With the landings figured out, my flight test was set for July 5. Everything I knew had to come together on that day. Stressful! But, the examiner was fair and the process methodical, so I showed him what I could do, one step at a time. It seemed like an eternity waiting for my result as we landed, taxied, and shut down. When he finally shook my hand and congratulated me, I let out a huge, loud sigh of relief! What a moment! I was a pilot!
A few days later, it was an honour and a thrill to take my dad, who had made aviation such a huge part of my life, as my first passenger. Flying is so much more incredible than I ever imagined. I want to do more with it.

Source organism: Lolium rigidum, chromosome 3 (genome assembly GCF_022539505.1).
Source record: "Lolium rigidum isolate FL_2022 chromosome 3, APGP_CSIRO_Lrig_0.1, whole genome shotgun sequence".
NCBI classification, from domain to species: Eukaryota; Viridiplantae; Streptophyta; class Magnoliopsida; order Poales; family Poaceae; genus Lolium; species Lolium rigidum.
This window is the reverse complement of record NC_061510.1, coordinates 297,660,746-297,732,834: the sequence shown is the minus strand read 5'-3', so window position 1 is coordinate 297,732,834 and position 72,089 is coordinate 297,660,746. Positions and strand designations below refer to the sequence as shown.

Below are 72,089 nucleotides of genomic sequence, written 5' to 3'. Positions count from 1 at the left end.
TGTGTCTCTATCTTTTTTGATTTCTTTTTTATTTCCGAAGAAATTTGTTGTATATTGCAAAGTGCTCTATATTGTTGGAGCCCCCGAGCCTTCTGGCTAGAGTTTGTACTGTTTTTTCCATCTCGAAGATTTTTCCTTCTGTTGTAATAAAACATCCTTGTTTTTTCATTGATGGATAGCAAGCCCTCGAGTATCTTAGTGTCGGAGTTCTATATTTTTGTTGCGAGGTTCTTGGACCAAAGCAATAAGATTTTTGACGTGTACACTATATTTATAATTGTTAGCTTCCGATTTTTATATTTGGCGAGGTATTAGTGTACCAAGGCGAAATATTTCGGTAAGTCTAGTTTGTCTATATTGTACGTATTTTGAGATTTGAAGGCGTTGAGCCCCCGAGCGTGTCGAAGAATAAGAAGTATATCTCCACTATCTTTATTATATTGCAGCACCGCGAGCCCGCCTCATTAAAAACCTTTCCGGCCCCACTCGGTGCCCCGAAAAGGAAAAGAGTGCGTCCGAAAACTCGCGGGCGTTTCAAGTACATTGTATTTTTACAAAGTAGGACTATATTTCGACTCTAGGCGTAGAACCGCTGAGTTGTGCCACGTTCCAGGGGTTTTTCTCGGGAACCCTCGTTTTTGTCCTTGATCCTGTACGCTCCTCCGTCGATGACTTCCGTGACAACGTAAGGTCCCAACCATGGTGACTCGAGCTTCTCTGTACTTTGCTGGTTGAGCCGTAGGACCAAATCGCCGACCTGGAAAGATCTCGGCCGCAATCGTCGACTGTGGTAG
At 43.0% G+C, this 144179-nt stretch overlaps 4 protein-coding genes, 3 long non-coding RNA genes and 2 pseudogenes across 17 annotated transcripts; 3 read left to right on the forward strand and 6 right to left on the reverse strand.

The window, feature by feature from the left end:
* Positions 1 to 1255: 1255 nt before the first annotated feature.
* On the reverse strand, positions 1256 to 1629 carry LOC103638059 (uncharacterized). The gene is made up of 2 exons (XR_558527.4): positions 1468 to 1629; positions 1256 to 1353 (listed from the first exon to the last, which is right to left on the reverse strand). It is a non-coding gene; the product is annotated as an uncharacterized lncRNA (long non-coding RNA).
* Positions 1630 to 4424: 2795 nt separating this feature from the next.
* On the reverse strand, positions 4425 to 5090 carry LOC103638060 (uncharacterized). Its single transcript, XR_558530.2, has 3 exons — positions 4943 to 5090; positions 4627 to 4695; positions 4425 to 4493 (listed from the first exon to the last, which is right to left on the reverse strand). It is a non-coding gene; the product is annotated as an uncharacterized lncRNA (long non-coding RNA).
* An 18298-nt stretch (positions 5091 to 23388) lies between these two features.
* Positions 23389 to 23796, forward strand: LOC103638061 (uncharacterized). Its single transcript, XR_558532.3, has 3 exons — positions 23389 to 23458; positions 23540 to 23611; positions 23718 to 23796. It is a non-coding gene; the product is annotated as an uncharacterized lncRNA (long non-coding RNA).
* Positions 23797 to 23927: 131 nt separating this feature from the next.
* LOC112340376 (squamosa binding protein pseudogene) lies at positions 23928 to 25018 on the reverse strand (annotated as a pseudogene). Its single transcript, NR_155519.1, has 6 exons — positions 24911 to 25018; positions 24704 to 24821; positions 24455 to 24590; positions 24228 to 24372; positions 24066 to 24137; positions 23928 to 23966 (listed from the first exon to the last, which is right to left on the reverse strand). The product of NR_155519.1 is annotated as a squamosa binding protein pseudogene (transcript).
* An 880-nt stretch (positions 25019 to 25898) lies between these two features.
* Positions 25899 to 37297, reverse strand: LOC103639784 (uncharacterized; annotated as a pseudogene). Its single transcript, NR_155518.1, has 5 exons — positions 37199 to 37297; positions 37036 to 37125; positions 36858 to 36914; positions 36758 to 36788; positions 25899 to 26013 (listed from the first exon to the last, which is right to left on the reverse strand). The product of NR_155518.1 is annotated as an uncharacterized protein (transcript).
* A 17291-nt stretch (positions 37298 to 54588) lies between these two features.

I’m now just about to reach 100 hours of total time. This fall, I decided to start working toward my commercial license, again at Cooking Lake Aviation, which has been the perfect place to train and fly; it feels like home. I just finished ground school, where I learned an incredible amount and met some wonderful people.
I’ve been able to fly with some of my new pilot friends. I’ve discovered the beauty of the prairies all over again. Every flight teaches something new. We confess our “duh” moments but also learn a lot from observing each other. And we have fun as we explore Alberta together. I’ve also been able to take friends and family for airplane rides, which is pretty cool, and even enjoy a few quiet moments alone in the plane. I tell everyone: This is amazing! Do it! You will never see things in the same way again once you can fly a plane.
– Sarah Stahlke, Commercial Student, Cooking Lake Aviation